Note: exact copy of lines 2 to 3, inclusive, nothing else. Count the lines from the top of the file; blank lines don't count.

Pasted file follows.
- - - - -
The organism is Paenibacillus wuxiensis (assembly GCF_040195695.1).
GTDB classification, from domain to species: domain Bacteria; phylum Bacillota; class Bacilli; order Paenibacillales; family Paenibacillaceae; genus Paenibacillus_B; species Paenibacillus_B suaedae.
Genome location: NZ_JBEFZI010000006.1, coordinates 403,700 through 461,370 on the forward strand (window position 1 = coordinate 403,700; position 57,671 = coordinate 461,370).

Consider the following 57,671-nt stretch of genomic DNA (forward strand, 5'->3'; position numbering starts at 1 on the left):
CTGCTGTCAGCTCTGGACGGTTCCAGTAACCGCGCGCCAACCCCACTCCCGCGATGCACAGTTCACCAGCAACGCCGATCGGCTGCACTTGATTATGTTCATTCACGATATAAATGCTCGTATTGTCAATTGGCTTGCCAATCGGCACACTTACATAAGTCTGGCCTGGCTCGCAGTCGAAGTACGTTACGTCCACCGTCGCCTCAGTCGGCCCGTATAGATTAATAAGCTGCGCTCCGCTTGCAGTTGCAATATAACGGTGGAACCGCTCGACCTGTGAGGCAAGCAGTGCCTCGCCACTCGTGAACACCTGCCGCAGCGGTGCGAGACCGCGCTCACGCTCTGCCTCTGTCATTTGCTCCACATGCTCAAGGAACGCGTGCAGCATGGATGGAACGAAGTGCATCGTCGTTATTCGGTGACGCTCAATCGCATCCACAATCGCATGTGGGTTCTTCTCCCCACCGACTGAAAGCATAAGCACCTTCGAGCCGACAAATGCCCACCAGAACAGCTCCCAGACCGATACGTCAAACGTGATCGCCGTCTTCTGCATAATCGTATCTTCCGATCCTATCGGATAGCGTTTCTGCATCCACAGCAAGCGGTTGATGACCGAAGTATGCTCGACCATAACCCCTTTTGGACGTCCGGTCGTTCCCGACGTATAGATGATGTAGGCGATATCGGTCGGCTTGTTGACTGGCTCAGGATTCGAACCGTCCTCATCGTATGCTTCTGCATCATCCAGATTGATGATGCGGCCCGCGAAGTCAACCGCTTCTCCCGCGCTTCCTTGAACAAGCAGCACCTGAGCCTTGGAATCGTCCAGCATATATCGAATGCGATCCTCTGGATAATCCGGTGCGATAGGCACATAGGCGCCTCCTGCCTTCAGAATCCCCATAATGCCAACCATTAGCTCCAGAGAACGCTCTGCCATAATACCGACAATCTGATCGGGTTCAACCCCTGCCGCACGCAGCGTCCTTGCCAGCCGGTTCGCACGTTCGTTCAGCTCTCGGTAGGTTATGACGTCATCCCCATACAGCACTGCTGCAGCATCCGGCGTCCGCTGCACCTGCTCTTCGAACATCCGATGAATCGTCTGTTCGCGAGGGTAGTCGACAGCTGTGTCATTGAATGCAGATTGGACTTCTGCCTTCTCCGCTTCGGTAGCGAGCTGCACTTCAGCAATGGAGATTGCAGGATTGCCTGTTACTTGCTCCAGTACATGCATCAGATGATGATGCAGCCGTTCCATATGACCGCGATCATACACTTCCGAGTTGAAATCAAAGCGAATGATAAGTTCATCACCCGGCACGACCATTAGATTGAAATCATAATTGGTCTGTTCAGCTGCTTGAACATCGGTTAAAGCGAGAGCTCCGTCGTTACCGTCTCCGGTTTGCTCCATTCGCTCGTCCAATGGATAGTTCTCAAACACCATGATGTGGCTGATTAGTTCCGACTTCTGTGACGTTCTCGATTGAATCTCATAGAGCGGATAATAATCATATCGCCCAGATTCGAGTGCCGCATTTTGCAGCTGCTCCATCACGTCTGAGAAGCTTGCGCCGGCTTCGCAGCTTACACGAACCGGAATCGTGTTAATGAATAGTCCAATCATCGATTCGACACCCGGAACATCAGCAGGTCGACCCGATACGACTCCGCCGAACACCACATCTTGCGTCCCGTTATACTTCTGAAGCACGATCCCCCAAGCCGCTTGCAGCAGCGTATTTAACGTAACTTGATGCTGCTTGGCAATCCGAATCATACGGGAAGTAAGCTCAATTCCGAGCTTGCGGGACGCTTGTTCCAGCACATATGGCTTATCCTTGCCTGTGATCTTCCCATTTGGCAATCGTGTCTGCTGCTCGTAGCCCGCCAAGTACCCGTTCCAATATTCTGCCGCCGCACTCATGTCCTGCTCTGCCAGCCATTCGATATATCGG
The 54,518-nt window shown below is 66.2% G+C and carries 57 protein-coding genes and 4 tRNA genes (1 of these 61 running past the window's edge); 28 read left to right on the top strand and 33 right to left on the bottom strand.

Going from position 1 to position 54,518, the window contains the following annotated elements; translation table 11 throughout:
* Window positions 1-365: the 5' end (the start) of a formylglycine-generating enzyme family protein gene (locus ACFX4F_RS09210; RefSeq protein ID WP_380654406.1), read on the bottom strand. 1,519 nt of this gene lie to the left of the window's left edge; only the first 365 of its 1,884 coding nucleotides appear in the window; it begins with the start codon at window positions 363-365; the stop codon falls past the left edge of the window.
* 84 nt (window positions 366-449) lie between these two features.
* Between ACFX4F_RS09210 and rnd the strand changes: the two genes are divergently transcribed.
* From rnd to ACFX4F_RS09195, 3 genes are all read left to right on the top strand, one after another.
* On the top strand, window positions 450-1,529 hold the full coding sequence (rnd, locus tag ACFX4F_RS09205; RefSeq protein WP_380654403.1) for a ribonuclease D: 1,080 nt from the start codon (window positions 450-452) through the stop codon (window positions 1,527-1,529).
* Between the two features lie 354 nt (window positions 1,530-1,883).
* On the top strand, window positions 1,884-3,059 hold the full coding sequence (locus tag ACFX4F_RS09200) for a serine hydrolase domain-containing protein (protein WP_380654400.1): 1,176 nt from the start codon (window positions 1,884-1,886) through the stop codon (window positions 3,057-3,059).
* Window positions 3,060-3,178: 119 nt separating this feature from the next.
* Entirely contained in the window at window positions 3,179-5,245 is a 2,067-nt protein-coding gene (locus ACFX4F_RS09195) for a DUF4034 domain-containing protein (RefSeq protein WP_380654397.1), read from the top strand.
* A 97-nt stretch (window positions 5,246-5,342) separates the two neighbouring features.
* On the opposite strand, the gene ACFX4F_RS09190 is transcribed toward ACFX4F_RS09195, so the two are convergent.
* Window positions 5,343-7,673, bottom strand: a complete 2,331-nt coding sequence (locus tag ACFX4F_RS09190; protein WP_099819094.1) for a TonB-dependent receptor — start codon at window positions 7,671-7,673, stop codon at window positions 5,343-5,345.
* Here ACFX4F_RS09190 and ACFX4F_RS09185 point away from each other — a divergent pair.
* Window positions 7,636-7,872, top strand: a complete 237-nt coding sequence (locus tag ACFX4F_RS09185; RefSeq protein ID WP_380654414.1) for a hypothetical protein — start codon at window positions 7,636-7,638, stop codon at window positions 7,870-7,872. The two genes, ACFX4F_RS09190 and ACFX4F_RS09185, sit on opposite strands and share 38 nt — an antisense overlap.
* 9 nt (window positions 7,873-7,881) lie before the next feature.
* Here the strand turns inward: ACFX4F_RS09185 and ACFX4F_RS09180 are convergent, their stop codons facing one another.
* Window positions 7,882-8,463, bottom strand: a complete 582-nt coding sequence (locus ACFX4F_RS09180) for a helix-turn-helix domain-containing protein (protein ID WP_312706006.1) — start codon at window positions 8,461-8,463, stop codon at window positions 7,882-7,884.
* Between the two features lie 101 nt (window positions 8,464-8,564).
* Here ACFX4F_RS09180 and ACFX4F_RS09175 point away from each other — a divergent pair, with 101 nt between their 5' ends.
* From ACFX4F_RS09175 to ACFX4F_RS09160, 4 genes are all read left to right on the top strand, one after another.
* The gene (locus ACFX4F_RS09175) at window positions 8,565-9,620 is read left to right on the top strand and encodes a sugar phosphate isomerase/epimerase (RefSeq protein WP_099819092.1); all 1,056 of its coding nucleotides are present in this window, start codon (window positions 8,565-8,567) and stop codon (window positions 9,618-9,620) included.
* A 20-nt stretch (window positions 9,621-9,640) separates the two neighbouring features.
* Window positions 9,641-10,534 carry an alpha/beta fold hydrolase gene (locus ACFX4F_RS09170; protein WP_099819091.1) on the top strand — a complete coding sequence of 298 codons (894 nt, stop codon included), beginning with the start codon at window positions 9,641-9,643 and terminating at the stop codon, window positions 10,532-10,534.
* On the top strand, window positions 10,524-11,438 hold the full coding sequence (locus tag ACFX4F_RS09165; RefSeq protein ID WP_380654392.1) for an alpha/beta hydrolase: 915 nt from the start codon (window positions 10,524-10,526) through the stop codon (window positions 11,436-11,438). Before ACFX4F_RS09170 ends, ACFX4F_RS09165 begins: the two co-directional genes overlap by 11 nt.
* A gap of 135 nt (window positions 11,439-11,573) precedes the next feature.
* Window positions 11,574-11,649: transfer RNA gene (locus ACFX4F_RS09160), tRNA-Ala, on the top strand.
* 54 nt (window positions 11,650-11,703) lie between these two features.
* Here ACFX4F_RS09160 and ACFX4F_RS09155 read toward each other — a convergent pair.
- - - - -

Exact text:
GTDB classification, from domain to species: domain Bacteria; phylum Bacillota; class Bacilli; order Paenibacillales; family Paenibacillaceae; genus Paenibacillus_B; species Paenibacillus_B suaedae.
Genome location: NZ_JBEFZI010000006.1, coordinates 403,700 through 461,370 on the forward strand (window position 1 = coordinate 403,700; position 57,671 = coordinate 461,370).